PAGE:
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-   -   Basement bathroom without digging up the floor? (http://www.houserepairtalk.com/f33/basement-bathroom-without-digging-up-floor-9887/)

Scrobo 09-06-2010 10:31 AM

Basement bathroom without digging up the floor?
 
I'm rebuilding the basement in the house. I have a concrete floor with about 6feet 7inches of space from floor to ceiling.

I'm adding a bathroom and I have been looking into buying a Saniplus macerating toilet. it says you can attach a sink and shower/tub to it and it will pump the gray water out as well so you don't have to dig up the floor.

My question is does the shower still require a p-trap to be installed? The pump has a back flow valve installed in the waste-pipe... I've not got a lot of space to play with to get a proper shower installed and a tub isn't an option as the purpose for the basement being redone is to have a family member move in. They cannot use a tub and they are 6ft tall.

Any opinions on these macerating toilets? Or good ideas to install a stand up shower?

Redwood 09-06-2010 11:44 AM

A gravity drain if at all possible should be used a requirement by code in many locations. The cost and reliability is much better.

If the existing drain cannot be reached with proper pitch, a pump up system may be used. Macerating systems while a good choice do have some limitations and in many cases an ejector pit in the floor is a better choice. In particular you mention a 6' 7" ceiling height which will be a problem for the raised subfloor under the shower needed for installation of the required p-trap.

A macerating system would be fine for a 1/2 bath in your application but the 8" raised floor would kill any idea of a shower.

An ejector pit would allow you to have the shower p-trap buried in the floor.

mudmixer 09-06-2010 02:18 PM

In most of the world a, discharge from a toilet is not considered gray water. In India, where dual waste water systems are used, all toilets and kitchen sinks must be connected to the sanitary sewer, but showers and floor drains in any wet room (kitchens, baths, etc.) can be connected to the gray water discharge.

Check your local codes since they always out-trump any manufacturers claims and instructions.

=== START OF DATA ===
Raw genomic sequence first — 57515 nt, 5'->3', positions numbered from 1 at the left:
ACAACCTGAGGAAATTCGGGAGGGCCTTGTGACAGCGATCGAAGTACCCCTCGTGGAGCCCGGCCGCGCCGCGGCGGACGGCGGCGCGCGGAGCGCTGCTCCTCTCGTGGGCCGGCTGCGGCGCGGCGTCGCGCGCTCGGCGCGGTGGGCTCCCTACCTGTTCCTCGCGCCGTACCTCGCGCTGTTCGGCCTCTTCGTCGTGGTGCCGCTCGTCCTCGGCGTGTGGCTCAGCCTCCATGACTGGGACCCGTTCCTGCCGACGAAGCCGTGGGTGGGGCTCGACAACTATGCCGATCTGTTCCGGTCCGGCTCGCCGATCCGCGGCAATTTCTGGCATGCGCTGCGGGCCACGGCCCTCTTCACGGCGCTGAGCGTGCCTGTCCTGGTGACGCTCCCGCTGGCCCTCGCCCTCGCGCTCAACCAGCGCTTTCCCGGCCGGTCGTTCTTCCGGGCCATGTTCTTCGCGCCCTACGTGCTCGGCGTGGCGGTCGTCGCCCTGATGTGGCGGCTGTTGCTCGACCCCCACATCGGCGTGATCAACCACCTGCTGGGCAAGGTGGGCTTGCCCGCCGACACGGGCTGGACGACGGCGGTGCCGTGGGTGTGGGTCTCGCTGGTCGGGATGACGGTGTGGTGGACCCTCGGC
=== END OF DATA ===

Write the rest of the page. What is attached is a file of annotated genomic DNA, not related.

Scrobo 09-06-2010 04:43 PM

Well... I guess if a p-tap is required I am up the creek without a paddle in that respect. I'll look up "ejector pit" on google and see what that is :)

I'm still going to install the sink and toilet for him. The sewer pipe is slightly above the floor so a regular toilet isn't an option without putting a pedestal under it to raise it up considerably. Maybe one of those "old people" showers that you sit in would be more of an option due to the lack of head room. I have to offer some sort of solution for him and the idea of a tub is not going to fly as for concerns of slipping and falling etc. Plus getting in and out... Better safe than sorry I suppose.

Thanks for the information.


Quote:

Originally Posted by mudmixer (Post 48318)
In most of the world a, discharge from a toilet is not considered gray water.

Sorry. I kinda threw too much info in that question. I understand the toilet refuse would not be gray water, I was referring to the sink and shower wastewater. { I'd consider the toilet to be brownwater. :) }

Redwood 09-06-2010 06:12 PM

The ejector pit would mount in the floor and have the drain pipes run to it under the slab. It would also have to have a pipe running up to catch a vent through the roof.

Here is a pretty decent ejector pit...
912 Preassembled 24" x 24" Sewage Systems | Zoeller Pump Company

handyguys 09-07-2010 12:14 PM

The original poster doesn't mention where his drain lines are. I don't see anything that would require a macerating toilet other than the desire to not bust up concrete. If the drain lines are below the slab I would never use something like a saniflow. And, as was said, if the drain line are above the slab level an ejector pit would be a better option. (And save some headroom too)

Redwood 09-07-2010 05:49 PM

Quote:

Originally Posted by Scrobo (Post 48322)
The sewer pipe is slightly above the floor so a regular toilet isn't an option without putting a pedestal under it to raise it up considerably.

In his second post it was mentioned... ;)


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